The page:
start shivering. Also, sweating from
overexertion can cause you to lose
body heat more quickly.
• Be aware of the cold and the wind Prepare for sudden weather changes
with woolens, raingear, or tarps.
• Drinkfluidsandeathigh-energy
• Endexposure-Ifyoucan’tstaywarm
By recognizing early symptoms and taking
suggested precautions, you can minimize
the potential for cold stress.
Did You Know?
The Dangers of Tick-borne Diseases
icks are commonly found in worksites with woods, bushes,
high grass, or leaf litter; ticks are a carrier of a number of
serious diseases, such as Southern Tick-Associated Rash Illness
(STARI), Rocky Mountain spotted fever (RMSF), Ehrlichiosis,
Tularemia and most commonly Lyme disease with more than
22,500 confirmed and 7,500 probable cases in 2010 alone.
Outdoor workers at risk include those in construction,
landscaping, forestry, land surveying, farming, railroads, utility line
work, park and wildlife management, and other outdoor work.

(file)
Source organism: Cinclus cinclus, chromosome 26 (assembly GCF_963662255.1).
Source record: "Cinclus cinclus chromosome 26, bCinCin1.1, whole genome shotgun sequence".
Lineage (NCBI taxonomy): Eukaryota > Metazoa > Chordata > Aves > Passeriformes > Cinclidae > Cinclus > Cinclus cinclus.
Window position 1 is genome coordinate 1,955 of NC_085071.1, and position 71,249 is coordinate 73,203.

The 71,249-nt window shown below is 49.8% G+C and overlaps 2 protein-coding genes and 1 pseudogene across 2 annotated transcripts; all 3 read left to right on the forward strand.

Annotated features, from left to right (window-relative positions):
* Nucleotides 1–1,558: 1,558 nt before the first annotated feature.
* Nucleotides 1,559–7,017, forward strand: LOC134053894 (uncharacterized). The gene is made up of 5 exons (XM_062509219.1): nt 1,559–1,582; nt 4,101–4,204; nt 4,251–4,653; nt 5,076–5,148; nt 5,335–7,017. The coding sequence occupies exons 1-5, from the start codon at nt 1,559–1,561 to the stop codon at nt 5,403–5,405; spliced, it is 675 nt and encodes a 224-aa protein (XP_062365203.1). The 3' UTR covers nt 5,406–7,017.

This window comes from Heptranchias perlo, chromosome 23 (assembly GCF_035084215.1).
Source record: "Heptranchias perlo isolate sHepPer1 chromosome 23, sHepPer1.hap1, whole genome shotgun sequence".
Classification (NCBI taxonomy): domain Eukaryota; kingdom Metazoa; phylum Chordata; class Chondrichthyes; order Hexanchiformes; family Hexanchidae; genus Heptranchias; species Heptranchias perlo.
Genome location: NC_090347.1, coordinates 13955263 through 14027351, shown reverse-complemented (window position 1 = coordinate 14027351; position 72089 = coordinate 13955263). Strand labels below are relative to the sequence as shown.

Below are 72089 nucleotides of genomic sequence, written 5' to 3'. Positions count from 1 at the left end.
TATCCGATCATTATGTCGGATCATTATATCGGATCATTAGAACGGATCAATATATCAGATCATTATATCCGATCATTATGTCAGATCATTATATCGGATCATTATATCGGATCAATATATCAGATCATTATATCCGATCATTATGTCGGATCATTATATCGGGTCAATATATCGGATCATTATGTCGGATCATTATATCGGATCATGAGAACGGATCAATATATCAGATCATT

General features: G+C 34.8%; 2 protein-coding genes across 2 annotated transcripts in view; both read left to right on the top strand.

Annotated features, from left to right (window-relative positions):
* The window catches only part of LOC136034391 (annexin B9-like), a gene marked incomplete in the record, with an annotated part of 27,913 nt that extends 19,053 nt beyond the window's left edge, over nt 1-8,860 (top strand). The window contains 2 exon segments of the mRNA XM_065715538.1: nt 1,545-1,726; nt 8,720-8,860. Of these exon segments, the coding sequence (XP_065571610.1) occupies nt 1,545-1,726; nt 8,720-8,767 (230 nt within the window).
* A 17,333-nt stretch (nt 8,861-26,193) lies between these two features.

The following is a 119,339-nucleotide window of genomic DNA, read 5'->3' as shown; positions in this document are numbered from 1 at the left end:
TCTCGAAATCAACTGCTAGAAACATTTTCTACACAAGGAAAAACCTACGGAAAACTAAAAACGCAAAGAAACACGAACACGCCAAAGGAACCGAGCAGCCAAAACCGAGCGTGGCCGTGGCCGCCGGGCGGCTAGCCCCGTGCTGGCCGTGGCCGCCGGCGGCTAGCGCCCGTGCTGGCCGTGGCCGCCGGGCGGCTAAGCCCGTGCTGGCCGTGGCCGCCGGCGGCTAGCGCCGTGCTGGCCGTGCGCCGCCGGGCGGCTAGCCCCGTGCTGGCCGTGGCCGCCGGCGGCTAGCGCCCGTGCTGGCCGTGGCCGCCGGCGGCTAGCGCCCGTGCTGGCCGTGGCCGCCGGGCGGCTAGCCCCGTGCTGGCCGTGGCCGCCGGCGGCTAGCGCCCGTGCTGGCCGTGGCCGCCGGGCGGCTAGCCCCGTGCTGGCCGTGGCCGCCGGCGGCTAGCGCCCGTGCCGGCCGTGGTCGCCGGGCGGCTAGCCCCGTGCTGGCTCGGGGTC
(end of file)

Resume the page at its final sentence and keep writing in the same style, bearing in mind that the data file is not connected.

Tick-borne diseases are diagnosed based on symptoms that are
commonly associated with a tick-borne illness, such as:
• Body/muscle aches • Joint pain
• Fever
• Rash
• Headaches
• Stiff neck
• Fatigue
• Facial paralysis
Employers should educate
their workers on:
• Howtick-borne
• Therisksofexposure
• The importance of the timely reporting of workplace illnesses
and injuries right away.
• Wearing light-colored long-sleeved shirts, long pants, socks,
and hats.
• Insect repellents (containing 20% to 30% DEET) to use on their
skin and clothing for protection.
For further information, refer to the Centers for Disease Control and
Prevention (CDC) website on tick-borne diseases:
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Issue Two 2012
From Our Expert
Natural Rubber Latex
atural rubber latex is found in a wide variety of products
such as balloons, rubber bands, and bandages. In the
workplace, it is most commonly found in latex gloves. Many
medical devices also contain latex.
Dermatitis can also occur in latex glove wearers. Irritant
contact dermatitis is a nonallergic reaction to the gloves or
powder. Chemical sensitivity dermatitis is a reaction to one or
more of the many chemicals added to latex during processing